The Super Tenere 1200 was next. This was the bike I was waiting for. Having had the urge to move into Adventure Touring riding since finishing the Luzon-Mindanao ride on a Vespa, I was keen on seeing this monster up close. And it did not dissapoint. I have only seen one other of these machines and this was the first time I had seen it in detail. 1200cc is more than enough power to get through any “adventure”, on road or off road, you may think of. I was also dissapointed that they were not bringing this in, but my wallet was not. I also have to grow a couple of inches to ride this beast. With a ride height that varies from 33.5 to 34.5 inches, elevator boots are in order.
And for something closer to my heart, here comes the Yamaha TMax 500. This has long been on my want list but has sadly never materialized. Having been a maxi-scooter rider for a long time, I had always wondered how it was to ride the scoot which is generally considered to be the best maxi-scooter in the market. The wondering will continue I guess since the scoot will not be available to the Philippine market either.
After these bikes (none of which are available on the market), we moved back to the front of the display where the locally available bikes were displayed. This is where there was a bit of chaos on the floor since they had allowed people to enter the display area already as the tour was taking place making it hard to find a good place to take pictures as well as follow the guide.
The popular and really good looking FZ16 was displayed and was briefly introduced (really brief). The other geared bikes were there too, the Sniper, the Vega and the YBR. The automatic models followed, the Mio (and all it’s iterations), the Fino and the Nuovo. These bikes have long been a staple of the market that they really don’t need any introdution nor elaboration.
The next on display were several customized bike, I’m guessing they were Nuovos. They were really well made and any of them could win any motor show anytime. It’s such a treat to see how riders and shops customize the scoots. Creativity and ingenuity reigns.
The tour wound it’s way to the engine cutaway which I mentioned earlier, then past a couple of really cute electric bikes which I’m sure won’t be able to carry me to work, and another scoot at the end of the display which for the life of me I cannot remember the model of (sorry Yamaha it was a bit chaotic by then). The last to be introduced were the Yamaha Powerboats which I passed on already since they were well ummm boats. Oh I almost forgot, the Yamaha Apparel line was also introduced and should be available in your favorite Yamaha 3S stores soon.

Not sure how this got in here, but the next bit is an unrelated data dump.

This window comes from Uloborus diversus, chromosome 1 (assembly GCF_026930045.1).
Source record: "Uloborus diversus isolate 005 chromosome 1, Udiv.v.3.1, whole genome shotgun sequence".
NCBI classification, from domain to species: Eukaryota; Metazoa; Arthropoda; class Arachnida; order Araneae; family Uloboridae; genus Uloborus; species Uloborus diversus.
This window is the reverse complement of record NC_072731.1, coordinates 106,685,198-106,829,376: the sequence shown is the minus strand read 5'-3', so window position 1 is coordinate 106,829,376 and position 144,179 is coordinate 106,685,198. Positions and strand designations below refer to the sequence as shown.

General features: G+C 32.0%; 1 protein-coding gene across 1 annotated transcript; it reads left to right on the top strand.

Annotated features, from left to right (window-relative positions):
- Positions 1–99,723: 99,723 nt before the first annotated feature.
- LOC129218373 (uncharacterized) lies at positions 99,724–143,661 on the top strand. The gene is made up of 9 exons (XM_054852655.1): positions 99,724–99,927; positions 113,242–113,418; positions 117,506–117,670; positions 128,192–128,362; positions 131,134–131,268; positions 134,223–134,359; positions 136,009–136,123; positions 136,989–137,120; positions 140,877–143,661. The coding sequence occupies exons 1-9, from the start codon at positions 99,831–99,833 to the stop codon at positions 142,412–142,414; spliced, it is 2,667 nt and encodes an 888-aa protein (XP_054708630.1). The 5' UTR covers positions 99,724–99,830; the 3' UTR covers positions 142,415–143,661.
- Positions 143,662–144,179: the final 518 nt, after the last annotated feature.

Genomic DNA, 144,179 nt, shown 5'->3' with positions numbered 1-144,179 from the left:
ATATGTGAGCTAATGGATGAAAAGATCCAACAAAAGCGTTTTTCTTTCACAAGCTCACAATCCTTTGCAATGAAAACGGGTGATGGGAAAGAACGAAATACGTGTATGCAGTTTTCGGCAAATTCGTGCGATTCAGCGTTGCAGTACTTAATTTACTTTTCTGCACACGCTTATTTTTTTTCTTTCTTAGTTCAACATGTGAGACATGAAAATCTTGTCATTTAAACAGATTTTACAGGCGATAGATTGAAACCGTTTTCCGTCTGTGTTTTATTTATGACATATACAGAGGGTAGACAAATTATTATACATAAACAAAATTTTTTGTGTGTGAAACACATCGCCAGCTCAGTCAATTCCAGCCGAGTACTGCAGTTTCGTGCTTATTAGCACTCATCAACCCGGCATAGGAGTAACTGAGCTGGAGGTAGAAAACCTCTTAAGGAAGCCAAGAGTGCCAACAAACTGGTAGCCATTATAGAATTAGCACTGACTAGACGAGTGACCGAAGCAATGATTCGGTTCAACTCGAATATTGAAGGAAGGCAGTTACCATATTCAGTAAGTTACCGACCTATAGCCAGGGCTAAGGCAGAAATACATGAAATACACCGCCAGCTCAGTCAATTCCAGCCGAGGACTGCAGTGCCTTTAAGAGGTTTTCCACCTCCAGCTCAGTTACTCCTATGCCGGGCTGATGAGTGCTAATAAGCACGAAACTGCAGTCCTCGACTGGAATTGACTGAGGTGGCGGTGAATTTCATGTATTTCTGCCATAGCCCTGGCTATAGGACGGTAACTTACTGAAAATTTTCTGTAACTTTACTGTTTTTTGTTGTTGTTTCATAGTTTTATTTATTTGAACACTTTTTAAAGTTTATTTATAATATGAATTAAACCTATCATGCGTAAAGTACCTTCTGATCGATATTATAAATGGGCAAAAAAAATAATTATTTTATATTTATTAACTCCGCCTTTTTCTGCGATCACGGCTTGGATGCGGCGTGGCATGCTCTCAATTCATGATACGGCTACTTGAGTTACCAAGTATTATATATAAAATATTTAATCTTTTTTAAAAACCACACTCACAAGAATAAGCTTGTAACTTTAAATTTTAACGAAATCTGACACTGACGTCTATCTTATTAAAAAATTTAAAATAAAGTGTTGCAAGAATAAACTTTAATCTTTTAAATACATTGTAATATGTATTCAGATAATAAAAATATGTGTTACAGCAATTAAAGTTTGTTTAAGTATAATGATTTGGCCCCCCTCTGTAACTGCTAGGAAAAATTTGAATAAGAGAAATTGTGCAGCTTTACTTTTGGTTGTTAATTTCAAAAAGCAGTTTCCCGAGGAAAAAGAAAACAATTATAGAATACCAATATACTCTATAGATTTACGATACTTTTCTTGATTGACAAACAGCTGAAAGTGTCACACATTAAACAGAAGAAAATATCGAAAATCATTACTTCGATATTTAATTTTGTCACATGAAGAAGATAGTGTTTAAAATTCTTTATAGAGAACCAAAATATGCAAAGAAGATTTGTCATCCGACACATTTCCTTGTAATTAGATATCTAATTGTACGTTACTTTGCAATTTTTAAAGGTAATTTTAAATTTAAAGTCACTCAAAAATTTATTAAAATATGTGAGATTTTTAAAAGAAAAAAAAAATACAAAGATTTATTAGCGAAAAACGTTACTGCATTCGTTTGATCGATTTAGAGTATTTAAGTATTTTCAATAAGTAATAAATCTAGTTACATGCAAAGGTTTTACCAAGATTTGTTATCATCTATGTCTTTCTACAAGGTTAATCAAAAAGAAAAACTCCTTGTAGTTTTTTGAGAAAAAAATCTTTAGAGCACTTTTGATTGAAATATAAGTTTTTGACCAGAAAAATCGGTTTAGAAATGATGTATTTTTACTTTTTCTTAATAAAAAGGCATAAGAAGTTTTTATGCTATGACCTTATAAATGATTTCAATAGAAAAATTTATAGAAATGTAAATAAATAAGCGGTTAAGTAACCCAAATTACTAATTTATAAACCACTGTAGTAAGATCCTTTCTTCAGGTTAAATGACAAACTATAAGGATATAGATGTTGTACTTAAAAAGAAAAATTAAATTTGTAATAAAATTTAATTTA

A brief question and answer portion followed the tour. Several queries regarding the new engine were asked, mostly regarding the support for the new technology in the service shops. There were concerns that once out in the market, no shop would be qualified to fix the new FI system (which was to be released on a Yamaha Mio by the way). Yamaha assured everyone that there were already certified mechanics trained to handle the technology and that they have had the necessary training well ahead of time. A good example of Yamaha’s forward thinking.
Yamaha seems to be on the right track when it comes to reaching out to their market. With such a lavish and grand event, which ran for 7 days, they seem to have the pulse of who their market is. Identifying your market is not a hard thing to do. All you have to do is look out the window and 8 out of 10 people could be a potential client. But it’s how you make them clients and keep them that makes the difference. Yamaha hit a home run with their event as well as their new Fuel Injected technology and it wouldn’t surprise me to see a beeline at Yamaha dealers clamoring for the new scooter, after all it is different.